This test passes, but it has some pretty obvious flaws:

  • it doesn't test anything after the call to lookupWords - in particular, it doesn't verify that the result of the Query is what we expect
  • it practically duplicates the implementation, making it very fragile. For example, notice that we send both "a" and "A" to the DictionaryService - that's very wasteful. What if we later want to detect that situation, and only send the lowercase versions? If we make that change to the production code (obviously taking into account proper capitalization), the functionality will work correctly, but this test will fail. This is what's called a Change-detector test, and it's a very, very bad thing.

So a Mock doesn't really work here. How would a test using a Stub look like?

Attempt #2 - Stub
public void test_with_stub() throws Exception {
	DictionaryService dictionaryService = mock(DictionaryService.class);
			"A", "A", "a", "a", "dog", "god", "chases", "sesahc", "cat", "tac"));

	Translator translator = new Translator(dictionaryService);
	String result = translator.translate("A dog chases a cat");

	assertThat(result).isEqualTo("A god sesahc a tac");

This test is a lot better. A bigger part of the code is covered (including verifying the Query result), and the test is less brittle - it can actually help us refactor the production code without breaking.

However, while better, this test is still far from perfect:

  • Notice that if we did in fact make the change of not sending both "a" and "A" to the dictionaryService, the Map returned by the Stub would be incorrect (the entry with "A" as the key should not be present). In this particular code it doesn't matter - but that might not be true in all cases.
  • It doesn't verify that we correctly call dictionaryService.lookup, which the mocking test did. Theoretically, we can change the stubbing line from any(Set.class) to eq(newHashSet("A", "dog", "chases", "a", "cat")), but then we're back to the same britleness that we wanted to avoid in the first place.

Is there a way to have your mocking cake and eat it too?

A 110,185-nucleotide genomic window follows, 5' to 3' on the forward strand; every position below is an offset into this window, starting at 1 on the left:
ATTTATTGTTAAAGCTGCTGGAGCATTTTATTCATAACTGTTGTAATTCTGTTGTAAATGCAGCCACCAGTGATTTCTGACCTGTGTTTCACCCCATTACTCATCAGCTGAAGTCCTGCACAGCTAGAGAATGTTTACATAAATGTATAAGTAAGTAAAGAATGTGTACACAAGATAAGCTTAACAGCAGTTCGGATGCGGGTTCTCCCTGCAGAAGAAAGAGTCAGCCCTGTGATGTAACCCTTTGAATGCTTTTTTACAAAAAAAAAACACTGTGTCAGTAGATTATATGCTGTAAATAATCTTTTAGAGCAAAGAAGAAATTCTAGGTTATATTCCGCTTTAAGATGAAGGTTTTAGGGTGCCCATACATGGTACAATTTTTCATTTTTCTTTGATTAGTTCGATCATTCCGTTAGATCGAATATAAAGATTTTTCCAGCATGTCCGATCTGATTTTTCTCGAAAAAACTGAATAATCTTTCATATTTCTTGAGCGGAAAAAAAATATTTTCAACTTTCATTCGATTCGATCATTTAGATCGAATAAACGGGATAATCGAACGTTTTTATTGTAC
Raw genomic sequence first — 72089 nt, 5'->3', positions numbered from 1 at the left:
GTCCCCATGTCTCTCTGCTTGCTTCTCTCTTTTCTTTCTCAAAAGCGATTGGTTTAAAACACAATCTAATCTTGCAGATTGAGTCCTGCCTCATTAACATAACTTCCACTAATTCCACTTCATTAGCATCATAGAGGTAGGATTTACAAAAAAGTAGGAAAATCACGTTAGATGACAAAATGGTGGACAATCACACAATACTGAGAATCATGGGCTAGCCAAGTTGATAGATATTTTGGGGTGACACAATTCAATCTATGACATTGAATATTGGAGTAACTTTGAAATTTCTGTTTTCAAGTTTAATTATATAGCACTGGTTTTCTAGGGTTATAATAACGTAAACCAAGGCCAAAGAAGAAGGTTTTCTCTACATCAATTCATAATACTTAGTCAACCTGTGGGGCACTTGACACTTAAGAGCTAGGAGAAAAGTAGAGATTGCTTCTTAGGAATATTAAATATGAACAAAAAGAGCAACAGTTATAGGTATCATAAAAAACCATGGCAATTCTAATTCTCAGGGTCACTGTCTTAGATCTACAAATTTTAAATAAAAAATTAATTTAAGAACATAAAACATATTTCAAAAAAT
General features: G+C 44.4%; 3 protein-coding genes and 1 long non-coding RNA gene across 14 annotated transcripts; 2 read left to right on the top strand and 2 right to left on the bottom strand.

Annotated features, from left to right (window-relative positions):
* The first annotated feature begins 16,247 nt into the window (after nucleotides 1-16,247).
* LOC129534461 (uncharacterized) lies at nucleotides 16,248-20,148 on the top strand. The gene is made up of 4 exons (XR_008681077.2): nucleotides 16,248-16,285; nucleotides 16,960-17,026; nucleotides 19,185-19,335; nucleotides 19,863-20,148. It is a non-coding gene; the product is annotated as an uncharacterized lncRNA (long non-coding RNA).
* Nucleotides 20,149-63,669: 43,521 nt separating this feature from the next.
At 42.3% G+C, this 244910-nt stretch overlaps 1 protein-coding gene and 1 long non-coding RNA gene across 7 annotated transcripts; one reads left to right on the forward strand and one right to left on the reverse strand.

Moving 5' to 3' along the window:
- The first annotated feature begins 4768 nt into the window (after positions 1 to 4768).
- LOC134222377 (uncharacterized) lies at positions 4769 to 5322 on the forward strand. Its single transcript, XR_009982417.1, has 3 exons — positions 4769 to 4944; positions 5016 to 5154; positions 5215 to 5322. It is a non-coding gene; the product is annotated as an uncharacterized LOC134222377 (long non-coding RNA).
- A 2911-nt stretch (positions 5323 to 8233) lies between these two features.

Attempt #3 - Fake

While yes, there is:

public void test_with_fake() throws Exception {
	DictionaryService dictionaryService = new DictionaryService() {
		public Map<String, String> lookupWords(Set<String> argument) {
			return argument.stream().collect(Collectors.toMap(s -> s,
					s -> new StringBuilder(s).reverse().toString()));
	Translator translator = new Translator(dictionaryService);
	String result = translator.translate("A dog chases a cat");

	assertThat(result).isEqualTo("A god sesahc a tac");

This Fake DictionaryService does the translation by simply reversing it's input words, similarly to the Stub. The difference is that it doesn't just blindly return the same Map every time it's called - this code is actually a correct implementation of the DictionaryService (at least from a purely API standpoint - it's obviously pretty poor when judging the quality of the translation!). And because of that, this test will not be brittle - it will adapt and stay passing as we correctly refactor the production code, and become red when we make a mistake in that refactoring. This is the kind of test that we want!

And so, my recommendation is:

For testing incoming Query methods,
assert on the results of the Query,
and avoid Mocks for outgoing dependencies,
preferring Stubs (or Fakes) instead.

End of Part 2

That's it for Part 2. In Part 3 , we'll tackle testing an incoming Command method with outgoing Command dependencies.

Part 1 | Part 3 | Part 4